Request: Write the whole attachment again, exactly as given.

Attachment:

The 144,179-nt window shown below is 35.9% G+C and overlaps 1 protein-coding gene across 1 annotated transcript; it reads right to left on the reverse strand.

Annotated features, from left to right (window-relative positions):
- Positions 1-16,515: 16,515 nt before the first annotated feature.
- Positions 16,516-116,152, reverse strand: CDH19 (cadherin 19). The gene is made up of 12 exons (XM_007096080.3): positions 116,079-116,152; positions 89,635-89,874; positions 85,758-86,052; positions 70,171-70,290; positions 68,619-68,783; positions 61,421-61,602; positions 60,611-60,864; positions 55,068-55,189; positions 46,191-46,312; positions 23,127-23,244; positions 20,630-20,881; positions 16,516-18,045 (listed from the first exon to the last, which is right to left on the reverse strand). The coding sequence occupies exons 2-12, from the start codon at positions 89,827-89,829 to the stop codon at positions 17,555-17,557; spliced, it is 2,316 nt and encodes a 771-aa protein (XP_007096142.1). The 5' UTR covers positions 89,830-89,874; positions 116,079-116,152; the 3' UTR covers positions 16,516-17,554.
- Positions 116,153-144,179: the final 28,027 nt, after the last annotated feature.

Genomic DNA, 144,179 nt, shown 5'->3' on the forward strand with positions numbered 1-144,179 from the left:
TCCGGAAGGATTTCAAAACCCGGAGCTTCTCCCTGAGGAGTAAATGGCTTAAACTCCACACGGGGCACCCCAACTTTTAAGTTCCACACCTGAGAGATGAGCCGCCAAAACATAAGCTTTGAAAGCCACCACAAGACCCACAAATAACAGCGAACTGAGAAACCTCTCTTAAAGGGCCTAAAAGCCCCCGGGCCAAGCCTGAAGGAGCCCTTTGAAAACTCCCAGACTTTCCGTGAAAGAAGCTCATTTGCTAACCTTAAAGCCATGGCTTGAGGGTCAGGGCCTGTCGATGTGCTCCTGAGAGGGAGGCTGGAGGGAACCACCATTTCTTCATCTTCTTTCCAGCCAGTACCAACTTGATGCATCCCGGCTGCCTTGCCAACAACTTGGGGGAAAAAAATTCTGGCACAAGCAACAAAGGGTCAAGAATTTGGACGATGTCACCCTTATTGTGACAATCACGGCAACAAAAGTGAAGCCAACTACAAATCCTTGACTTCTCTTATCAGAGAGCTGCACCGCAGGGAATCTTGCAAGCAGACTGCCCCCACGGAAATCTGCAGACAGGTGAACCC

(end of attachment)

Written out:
The 144,179-nt window shown below is 35.9% G+C and overlaps 1 protein-coding gene across 1 annotated transcript; it reads right to left on the reverse strand.

Annotated features, from left to right (window-relative positions):
- Positions 1-16,515: 16,515 nt before the first annotated feature.
- Positions 16,516-116,152, reverse strand: CDH19 (cadherin 19). The gene is made up of 12 exons (XM_007096080.3): positions 116,079-116,152; positions 89,635-89,874; positions 85,758-86,052; positions 70,171-70,290; positions 68,619-68,783; positions 61,421-61,602; positions 60,611-60,864; positions 55,068-55,189; positions 46,191-46,312; positions 23,127-23,244; positions 20,630-20,881; positions 16,516-18,045 (listed from the first exon to the last, which is right to left on the reverse strand). The coding sequence occupies exons 2-12, from the start codon at positions 89,827-89,829 to the stop codon at positions 17,555-17,557; spliced, it is 2,316 nt and encodes a 771-aa protein (XP_007096142.1). The 5' UTR covers positions 89,830-89,874; positions 116,079-116,152; the 3' UTR covers positions 16,516-17,554.
- Positions 116,153-144,179: the final 28,027 nt, after the last annotated feature.

Genomic DNA, 144,179 nt, shown 5'->3' on the forward strand with positions numbered 1-144,179 from the left:
TCCGGAAGGATTTCAAAACCCGGAGCTTCTCCCTGAGGAGTAAATGGCTTAAACTCCACACGGGGCACCCCAACTTTTAAGTTCCACACCTGAGAGATGAGCCGCCAAAACATAAGCTTTGAAAGCCACCACAAGACCCACAAATAACAGCGAACTGAGAAACCTCTCTTAAAGGGCCTAAAAGCCCCCGGGCCAAGCCTGAAGGAGCCCTTTGAAAACTCCCAGACTTTCCGTGAAAGAAGCTCATTTGCTAACCTTAAAGCCATGGCTTGAGGGTCAGGGCCTGTCGATGTGCTCCTGAGAGGGAGGCTGGAGGGAACCACCATTTCTTCATCTTCTTTCCAGCCAGTACCAACTTGATGCATCCCGGCTGCCTTGCCAACAACTTGGGGGAAAAAAATTCTGGCACAAGCAACAAAGGGTCAAGAATTTGGACGATGTCACCCTTATTGTGACAATCACGGCAACAAAAGTGAAGCCAACTACAAATCCTTGACTTCTCTTATCAGAGAGCTGCACCGCAGGGAATCTTGCAAGCAGACTGCCCCCACGGAAATCTGCAGACAGGTGAACCC